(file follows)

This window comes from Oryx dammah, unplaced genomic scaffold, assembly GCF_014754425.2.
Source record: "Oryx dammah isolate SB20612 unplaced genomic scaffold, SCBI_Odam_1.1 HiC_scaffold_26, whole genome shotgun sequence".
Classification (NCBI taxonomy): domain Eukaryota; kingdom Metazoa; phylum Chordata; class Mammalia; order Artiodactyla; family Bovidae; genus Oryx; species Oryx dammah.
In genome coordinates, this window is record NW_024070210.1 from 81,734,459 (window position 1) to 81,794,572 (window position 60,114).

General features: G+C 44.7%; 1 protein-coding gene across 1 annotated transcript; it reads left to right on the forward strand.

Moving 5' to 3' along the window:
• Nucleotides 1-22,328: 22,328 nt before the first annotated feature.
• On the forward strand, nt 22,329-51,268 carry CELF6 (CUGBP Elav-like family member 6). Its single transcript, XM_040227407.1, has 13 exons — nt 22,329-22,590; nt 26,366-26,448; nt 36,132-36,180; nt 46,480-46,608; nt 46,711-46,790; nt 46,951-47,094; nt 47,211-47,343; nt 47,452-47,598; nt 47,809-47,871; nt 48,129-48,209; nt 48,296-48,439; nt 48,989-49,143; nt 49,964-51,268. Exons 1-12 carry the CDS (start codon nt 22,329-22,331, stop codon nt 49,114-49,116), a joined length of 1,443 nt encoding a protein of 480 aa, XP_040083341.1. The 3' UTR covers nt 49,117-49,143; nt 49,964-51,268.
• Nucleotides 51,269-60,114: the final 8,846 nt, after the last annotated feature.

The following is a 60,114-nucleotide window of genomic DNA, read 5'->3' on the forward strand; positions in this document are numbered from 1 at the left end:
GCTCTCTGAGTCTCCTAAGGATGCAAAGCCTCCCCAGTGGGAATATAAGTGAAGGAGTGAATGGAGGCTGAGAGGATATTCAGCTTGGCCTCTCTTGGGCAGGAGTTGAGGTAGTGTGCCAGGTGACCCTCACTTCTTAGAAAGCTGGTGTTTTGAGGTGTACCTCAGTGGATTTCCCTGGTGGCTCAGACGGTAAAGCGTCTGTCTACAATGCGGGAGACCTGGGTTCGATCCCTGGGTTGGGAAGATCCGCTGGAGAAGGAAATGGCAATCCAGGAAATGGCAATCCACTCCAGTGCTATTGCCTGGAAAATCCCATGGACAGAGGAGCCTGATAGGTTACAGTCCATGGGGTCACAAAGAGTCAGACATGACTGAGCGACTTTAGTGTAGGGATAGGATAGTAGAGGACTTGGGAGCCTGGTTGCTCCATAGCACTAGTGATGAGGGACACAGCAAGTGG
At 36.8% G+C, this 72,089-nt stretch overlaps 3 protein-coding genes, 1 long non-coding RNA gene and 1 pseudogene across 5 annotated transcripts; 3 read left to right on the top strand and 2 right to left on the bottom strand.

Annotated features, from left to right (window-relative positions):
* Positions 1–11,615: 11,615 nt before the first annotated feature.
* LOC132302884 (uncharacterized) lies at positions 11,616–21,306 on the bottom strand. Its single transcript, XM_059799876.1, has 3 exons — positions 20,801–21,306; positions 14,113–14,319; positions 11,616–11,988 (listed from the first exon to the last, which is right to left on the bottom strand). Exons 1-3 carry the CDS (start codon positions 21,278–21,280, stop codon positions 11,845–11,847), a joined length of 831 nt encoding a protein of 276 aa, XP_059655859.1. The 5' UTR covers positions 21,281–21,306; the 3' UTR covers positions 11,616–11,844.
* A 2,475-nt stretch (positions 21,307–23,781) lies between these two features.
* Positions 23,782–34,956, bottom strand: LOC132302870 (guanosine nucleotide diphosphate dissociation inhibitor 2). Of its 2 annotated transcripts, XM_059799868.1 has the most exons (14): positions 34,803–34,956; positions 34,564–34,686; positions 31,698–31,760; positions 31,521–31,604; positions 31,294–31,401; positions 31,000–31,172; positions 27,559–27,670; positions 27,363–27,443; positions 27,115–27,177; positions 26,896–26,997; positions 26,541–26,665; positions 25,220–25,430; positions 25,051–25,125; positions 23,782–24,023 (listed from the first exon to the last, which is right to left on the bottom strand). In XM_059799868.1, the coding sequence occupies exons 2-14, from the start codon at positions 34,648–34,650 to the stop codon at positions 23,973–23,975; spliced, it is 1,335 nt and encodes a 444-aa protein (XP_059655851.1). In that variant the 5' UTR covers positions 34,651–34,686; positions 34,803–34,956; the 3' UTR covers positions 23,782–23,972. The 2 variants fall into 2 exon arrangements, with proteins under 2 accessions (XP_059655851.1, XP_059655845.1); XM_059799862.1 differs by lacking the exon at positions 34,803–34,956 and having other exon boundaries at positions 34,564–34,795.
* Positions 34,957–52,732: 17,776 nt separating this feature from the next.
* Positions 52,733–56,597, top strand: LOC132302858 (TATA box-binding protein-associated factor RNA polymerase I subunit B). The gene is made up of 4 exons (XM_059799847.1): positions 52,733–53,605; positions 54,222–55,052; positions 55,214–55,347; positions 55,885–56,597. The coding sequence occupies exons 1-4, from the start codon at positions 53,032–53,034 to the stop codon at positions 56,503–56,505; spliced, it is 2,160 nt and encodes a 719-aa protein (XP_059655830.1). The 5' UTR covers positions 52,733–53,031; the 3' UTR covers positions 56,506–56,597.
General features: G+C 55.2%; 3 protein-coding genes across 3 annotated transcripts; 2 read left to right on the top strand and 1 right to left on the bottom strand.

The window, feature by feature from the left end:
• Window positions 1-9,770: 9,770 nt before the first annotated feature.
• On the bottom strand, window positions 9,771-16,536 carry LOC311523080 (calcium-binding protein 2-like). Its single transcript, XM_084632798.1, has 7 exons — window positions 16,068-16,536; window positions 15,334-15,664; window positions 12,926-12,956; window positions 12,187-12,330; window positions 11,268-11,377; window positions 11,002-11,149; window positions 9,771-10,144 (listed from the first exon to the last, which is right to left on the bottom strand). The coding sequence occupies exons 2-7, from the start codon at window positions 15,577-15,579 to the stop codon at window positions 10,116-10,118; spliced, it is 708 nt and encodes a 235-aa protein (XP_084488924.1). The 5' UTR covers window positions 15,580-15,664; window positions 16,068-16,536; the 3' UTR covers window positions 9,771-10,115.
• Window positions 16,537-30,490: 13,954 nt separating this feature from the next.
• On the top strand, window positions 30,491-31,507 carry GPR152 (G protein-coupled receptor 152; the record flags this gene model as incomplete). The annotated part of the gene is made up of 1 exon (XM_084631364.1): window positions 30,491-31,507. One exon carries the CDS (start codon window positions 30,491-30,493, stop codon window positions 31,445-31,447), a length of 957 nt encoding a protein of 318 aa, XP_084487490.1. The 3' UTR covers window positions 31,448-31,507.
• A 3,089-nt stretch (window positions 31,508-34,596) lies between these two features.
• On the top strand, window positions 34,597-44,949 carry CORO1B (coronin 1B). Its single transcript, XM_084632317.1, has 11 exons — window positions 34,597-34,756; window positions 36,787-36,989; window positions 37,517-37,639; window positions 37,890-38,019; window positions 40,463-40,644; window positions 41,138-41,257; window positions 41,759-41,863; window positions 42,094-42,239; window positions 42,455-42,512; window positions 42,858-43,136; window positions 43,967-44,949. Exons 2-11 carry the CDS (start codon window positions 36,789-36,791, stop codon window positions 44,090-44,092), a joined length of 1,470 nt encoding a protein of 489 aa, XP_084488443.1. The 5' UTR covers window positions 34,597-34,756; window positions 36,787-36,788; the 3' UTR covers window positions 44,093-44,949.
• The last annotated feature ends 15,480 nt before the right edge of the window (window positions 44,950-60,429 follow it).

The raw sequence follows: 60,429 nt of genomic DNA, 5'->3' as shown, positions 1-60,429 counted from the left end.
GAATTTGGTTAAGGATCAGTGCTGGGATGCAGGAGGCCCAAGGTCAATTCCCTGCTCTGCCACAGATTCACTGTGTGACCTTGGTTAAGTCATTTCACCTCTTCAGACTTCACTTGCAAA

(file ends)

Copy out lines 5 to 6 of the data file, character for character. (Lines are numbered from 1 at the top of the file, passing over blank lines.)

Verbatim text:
General features: G+C 44.7%; 1 protein-coding gene across 1 annotated transcript; it reads left to right on the forward strand.

Moving 5' to 3' along the window: